Will sing for food

Oisín Kealy

As the music industry continues it’s downward gyre into absolute insustainability, a new generation of DIY artist are showing that you don’t need to sell you soul and/or recording rights for the opportunity of reaching a wider audience. Recognising that the current model is not putting food on the table, many independent and fringe artists are beginning to rely on direct support from their fans to make this career choice financially viable. Radiohead’s pay-what-you-like system was the first step, but hardly as bold as Patrick Wolf, for instance, who funded his most recent album directly from his fans investment through the site Bandstock. Here, stock bought in increments of £10 entitled you to priority releases, a credit on the liner notes, and a possible profit whenever enough money was raised to begin recording.

Alternatively, take someone like Amanda Palmer, sometime half-clothed piano maven of punk-cabaret outfit Dresden Dolls, who has proved herself acutely attuned to the possibilities afforded to musicians through social networking and the internet. To supplement the $0 return she saw from her album due to the big bad record
label, Palmer has raised $19,000 by organising donation-only gigs, auctioning memorabilia by webcast and selling t-shirts commemorating her Friday night conversations with fan via twitter. While she made this money primarily through merchandise, she often gives her music away for free, regularly dolling out guest list places or organising free gigs on beaches and backstreets. She truly relies on her fans in a completely, almost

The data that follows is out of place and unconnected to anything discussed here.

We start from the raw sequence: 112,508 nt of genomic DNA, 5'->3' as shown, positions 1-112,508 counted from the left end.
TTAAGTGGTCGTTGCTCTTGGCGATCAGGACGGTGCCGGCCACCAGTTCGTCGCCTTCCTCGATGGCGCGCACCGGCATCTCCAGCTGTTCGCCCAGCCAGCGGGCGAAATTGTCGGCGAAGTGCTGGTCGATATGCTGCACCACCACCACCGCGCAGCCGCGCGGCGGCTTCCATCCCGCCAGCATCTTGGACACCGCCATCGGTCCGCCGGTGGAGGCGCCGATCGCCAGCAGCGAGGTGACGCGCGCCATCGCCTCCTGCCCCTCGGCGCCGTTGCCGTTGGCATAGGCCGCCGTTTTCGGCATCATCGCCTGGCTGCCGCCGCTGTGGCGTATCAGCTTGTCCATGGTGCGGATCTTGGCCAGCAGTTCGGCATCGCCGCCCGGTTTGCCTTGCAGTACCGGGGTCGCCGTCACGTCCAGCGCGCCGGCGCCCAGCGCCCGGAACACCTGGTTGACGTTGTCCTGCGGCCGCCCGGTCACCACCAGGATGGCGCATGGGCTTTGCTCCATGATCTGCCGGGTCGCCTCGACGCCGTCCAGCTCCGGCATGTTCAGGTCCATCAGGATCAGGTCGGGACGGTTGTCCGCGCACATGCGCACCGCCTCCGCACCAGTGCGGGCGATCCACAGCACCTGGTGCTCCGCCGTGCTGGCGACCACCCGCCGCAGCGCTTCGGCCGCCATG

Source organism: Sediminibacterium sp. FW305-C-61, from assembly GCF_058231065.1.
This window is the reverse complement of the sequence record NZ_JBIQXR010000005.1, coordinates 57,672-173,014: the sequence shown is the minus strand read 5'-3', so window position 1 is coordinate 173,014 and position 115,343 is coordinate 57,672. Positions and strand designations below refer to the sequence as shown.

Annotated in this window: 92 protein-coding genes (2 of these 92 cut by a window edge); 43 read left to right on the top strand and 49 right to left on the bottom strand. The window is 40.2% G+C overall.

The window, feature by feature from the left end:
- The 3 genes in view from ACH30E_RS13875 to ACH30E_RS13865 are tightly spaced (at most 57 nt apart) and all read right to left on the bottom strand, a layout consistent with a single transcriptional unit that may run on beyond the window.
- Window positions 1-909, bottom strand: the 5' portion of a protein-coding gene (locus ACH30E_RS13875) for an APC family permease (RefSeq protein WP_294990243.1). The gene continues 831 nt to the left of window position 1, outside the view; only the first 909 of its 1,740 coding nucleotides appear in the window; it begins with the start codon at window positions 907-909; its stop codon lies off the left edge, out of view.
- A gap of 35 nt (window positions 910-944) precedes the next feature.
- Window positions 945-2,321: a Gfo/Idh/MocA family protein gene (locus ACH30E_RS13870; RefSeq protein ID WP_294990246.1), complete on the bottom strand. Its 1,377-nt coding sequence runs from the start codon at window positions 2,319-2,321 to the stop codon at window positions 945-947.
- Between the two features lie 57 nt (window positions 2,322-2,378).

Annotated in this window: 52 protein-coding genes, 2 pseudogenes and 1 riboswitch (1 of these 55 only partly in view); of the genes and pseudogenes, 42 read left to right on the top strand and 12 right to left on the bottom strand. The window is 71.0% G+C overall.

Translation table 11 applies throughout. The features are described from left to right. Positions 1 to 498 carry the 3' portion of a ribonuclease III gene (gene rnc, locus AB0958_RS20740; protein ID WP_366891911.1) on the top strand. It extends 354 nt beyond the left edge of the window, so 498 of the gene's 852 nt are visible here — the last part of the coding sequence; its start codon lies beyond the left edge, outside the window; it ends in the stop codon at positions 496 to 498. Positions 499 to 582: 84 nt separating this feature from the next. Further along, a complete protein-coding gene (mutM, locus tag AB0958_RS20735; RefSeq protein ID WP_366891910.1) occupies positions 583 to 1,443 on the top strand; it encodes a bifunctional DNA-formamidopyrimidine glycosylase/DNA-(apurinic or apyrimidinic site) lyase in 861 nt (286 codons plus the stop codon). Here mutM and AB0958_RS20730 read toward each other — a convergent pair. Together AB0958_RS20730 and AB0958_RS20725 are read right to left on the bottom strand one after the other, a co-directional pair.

ridiculously, unmediated way, staying at their houses while on tour, borrowing keyboards to practice on, even being brought food after gigs– keep her alive and she will entertain for free.

This direct, fan-to-artist support is not a new thing: it is an old thing. Ancient in fact, thinking in terms of travelling bards and royal entertainers. What is new is a million middle men stealing the revenue an artist earns in performing their art. Glasgow based Vendor Defender, who play the GUU debates chamber Tuesday 29th of September, are promoting their gig by giving their album away on the street. Lead singer Zak Garner-Purkis talks about what motivated them to this move. “We quickly came to realise that bands need to figure out new ways of connecting with their audience. Too many musicians sit around waiting for the fans to come to them instead of going out there and promoting their own music — we want to expand the number of fans we have, but also make them feel involved, so the idea is that if they do artwork, make videos, t-shirts, write, promote, then we’ll try and work together”.

This grassroots-style approach to promotion brings music back to where it should be, that immediate connection between the performer and the audience, and at this early stage in it’s revival, it is a model to watch for the future.


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